On Friday, Jan. 24, billions of people worldwide will begin their Lunar New Year celebration by gathering together for New Year’s Eve. For those who celebrate the 15-day holiday based on the traditional Chinese lunar calendar, New Year’s Eve is a night often marked with a feast at a relative’s or friend’s home, or at a restaurant. That feast features symbolic dishes that are eaten to bring good luck and fortune in the new year.

Because of the Lunar New Year’s distinct ties to food, we asked chefs to share their memories of the holiday, along with how they celebrate with their favorite foods now.

Hannah and Marian Cheng

Mimi Cheng’s, New York City

In Rockland County, New York, Lunar New Year was a big deal for Hannah and Marian Cheng. The sisters are founders of Mimi Cheng’s, a collection of Taiwanese dumpling shops around New York City that focus on serving their mother’s recipes. For the sisters, preparing the Lunar New Year’s symbolic food was one of the most important parts of the holiday.

“For example, you always have to eat dumplings, because it looks like a traditional ancient gold coin,” Hannah says. “And you had to be extra careful that [longevity noodles] were long, and that you didn’t cut them, because if you cut them, that meant cutting your life short.”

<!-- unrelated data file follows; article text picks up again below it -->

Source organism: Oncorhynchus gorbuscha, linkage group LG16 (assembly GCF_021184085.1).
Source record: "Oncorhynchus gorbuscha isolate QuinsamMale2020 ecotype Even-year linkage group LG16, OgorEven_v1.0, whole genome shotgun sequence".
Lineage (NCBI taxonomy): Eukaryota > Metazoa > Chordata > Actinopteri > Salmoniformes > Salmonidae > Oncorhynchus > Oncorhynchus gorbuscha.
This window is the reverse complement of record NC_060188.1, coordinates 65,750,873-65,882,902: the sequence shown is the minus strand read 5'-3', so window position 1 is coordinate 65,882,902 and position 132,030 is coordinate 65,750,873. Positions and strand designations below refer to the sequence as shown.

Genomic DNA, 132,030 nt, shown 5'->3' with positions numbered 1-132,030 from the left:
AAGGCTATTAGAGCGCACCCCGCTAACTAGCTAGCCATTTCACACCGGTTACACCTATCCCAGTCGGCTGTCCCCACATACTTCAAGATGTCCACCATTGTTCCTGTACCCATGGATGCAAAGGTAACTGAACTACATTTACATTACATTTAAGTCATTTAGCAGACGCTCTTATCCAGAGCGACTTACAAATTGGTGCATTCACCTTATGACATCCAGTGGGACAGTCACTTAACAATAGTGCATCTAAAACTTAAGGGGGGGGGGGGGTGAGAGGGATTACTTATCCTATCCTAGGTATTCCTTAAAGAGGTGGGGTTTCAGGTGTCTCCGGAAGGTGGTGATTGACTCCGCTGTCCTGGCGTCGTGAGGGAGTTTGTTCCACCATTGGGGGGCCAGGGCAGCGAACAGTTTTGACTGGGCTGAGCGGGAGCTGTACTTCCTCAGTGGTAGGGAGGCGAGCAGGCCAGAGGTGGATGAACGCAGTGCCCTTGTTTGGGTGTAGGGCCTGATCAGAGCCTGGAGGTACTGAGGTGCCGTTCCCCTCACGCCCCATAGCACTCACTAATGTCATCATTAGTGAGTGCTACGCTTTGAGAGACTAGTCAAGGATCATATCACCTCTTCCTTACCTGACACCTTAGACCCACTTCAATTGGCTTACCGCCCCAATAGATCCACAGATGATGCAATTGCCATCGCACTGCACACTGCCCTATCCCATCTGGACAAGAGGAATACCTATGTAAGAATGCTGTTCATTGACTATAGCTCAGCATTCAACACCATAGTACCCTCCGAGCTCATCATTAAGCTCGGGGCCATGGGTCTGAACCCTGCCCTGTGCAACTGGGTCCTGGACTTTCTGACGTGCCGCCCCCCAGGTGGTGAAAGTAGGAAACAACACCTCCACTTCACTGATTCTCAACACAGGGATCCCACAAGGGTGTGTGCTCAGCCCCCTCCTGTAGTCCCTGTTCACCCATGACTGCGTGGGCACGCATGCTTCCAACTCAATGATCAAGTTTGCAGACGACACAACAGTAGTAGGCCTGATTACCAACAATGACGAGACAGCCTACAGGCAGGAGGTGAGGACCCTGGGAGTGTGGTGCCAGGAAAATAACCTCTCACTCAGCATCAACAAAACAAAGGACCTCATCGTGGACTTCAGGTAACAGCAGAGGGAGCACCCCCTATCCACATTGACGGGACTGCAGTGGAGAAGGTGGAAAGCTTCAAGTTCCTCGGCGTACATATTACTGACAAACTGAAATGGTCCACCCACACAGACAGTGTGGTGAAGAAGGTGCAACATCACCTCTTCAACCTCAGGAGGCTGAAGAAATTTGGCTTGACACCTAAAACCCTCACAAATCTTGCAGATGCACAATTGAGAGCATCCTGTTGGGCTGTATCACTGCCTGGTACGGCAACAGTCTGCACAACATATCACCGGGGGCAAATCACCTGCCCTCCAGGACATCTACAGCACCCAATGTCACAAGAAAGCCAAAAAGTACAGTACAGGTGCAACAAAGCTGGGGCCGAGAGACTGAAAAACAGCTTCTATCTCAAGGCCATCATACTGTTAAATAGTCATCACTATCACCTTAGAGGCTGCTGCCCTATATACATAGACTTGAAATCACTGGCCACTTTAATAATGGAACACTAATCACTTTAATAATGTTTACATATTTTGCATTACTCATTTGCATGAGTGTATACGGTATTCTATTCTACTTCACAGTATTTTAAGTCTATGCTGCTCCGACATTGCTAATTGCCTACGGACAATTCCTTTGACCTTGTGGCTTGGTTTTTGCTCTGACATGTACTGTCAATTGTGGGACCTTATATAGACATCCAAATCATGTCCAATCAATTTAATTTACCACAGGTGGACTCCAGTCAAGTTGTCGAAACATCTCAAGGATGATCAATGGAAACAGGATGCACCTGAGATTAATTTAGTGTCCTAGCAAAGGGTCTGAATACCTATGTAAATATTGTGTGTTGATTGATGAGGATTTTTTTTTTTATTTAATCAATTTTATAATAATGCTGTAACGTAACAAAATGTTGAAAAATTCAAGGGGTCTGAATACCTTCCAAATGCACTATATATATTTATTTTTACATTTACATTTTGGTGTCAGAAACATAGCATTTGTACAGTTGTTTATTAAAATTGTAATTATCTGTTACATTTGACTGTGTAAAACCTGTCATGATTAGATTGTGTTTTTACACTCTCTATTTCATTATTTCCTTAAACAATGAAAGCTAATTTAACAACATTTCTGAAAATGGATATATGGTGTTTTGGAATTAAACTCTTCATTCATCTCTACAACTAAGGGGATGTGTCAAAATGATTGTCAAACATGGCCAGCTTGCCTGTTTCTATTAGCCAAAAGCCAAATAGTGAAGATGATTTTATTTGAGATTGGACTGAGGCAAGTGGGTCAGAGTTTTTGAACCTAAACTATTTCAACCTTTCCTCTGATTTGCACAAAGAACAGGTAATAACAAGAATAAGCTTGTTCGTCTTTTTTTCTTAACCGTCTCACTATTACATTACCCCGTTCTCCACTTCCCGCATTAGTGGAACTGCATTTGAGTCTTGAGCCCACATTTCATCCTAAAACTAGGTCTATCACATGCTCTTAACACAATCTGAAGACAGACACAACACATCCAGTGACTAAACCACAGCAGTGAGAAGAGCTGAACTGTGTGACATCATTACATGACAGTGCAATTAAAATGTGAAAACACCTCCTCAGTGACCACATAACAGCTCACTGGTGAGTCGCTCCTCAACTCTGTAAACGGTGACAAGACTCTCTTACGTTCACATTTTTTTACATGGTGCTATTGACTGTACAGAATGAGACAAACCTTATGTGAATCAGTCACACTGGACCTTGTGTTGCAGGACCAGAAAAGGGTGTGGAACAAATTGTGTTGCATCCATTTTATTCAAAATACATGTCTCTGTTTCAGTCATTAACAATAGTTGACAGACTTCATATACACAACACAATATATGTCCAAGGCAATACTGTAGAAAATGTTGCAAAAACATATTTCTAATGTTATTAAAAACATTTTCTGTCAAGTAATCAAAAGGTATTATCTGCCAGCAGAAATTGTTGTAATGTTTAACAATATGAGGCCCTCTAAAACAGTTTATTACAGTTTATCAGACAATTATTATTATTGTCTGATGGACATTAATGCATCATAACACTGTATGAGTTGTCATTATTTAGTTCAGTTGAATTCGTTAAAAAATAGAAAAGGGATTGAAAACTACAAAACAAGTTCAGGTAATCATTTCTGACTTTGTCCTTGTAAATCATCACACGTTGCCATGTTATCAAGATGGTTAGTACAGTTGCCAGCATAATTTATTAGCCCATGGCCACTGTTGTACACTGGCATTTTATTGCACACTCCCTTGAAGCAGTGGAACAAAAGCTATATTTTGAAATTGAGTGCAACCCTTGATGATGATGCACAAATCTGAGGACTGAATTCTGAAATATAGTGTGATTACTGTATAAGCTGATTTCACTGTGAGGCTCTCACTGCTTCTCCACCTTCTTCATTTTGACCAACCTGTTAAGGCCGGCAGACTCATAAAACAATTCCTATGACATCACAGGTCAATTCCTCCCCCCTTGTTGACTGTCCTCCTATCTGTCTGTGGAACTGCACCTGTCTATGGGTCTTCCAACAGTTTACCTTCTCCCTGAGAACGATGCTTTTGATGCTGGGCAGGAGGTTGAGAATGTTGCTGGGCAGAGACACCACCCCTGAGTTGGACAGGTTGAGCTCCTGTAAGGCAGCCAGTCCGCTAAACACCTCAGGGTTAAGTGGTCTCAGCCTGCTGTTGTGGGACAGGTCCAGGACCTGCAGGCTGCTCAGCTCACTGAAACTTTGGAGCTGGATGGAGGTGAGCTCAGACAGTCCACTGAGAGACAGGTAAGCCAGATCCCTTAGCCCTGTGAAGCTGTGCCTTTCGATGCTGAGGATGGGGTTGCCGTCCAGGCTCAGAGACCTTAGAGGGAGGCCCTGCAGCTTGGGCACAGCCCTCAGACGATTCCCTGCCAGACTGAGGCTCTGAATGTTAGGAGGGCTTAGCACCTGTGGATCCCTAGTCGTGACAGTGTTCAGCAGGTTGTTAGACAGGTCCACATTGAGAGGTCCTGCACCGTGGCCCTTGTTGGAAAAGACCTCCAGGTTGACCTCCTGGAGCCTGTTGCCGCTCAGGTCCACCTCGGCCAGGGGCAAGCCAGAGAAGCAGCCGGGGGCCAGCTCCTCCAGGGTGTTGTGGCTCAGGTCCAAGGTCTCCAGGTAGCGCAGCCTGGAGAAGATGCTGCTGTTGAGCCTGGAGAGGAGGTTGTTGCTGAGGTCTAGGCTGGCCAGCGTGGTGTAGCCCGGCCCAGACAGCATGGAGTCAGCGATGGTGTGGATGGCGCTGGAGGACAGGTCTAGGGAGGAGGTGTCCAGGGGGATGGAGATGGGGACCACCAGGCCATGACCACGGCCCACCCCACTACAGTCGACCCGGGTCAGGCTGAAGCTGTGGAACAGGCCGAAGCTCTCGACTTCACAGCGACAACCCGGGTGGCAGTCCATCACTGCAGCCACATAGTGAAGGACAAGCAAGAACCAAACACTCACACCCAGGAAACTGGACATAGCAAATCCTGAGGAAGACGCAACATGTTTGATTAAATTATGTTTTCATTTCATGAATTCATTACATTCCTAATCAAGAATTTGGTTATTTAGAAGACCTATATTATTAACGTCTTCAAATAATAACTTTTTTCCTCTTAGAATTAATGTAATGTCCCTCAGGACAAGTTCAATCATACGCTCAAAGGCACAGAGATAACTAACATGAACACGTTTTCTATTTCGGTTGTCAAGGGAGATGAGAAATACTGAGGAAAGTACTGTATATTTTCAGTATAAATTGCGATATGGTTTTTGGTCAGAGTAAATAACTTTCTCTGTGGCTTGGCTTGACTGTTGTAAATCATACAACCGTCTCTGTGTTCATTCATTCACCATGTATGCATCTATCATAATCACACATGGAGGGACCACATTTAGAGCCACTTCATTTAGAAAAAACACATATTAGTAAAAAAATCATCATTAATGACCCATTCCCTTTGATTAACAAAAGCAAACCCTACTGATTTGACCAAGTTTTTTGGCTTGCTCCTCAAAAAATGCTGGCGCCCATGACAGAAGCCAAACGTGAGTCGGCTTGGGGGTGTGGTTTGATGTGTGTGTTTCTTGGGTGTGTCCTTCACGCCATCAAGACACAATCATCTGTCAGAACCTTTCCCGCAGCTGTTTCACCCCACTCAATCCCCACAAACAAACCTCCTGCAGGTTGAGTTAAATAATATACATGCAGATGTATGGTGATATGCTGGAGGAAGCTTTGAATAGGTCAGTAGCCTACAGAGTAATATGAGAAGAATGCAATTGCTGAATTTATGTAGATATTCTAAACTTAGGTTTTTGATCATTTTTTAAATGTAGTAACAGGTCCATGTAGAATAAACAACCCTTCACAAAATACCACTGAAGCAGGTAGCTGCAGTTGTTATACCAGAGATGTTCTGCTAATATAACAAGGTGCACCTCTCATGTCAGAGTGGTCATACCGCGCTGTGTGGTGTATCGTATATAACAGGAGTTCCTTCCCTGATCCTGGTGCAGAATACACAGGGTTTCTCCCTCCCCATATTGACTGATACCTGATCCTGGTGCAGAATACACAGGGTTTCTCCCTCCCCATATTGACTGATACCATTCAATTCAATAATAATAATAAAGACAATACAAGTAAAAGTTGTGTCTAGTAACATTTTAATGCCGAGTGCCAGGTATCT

Hannah’s favorite Lunar New Year dish was nian gao, a sticky rice cake similar to mochi with red bean paste inside. Marian’s favorite was her mom’s pork wontons, which they’d cook in a hot pot and serve with cilantro and spicy sauces. The hot pot served as a conduit for special Lunar New Year ingredients like dumplings and noodles. The holiday served as a conduit to get the Cheng family and family friends together to celebrate. They’d practice Mandarin and eat.

For those without a Lunar New Year tradition of their own, Marian recommends grabbing as many people as possible for your Chinese or Taiwanese dinner — not only to capture the convivial spirit, but so that you can order more food to share, family-style.

Vicky Cheng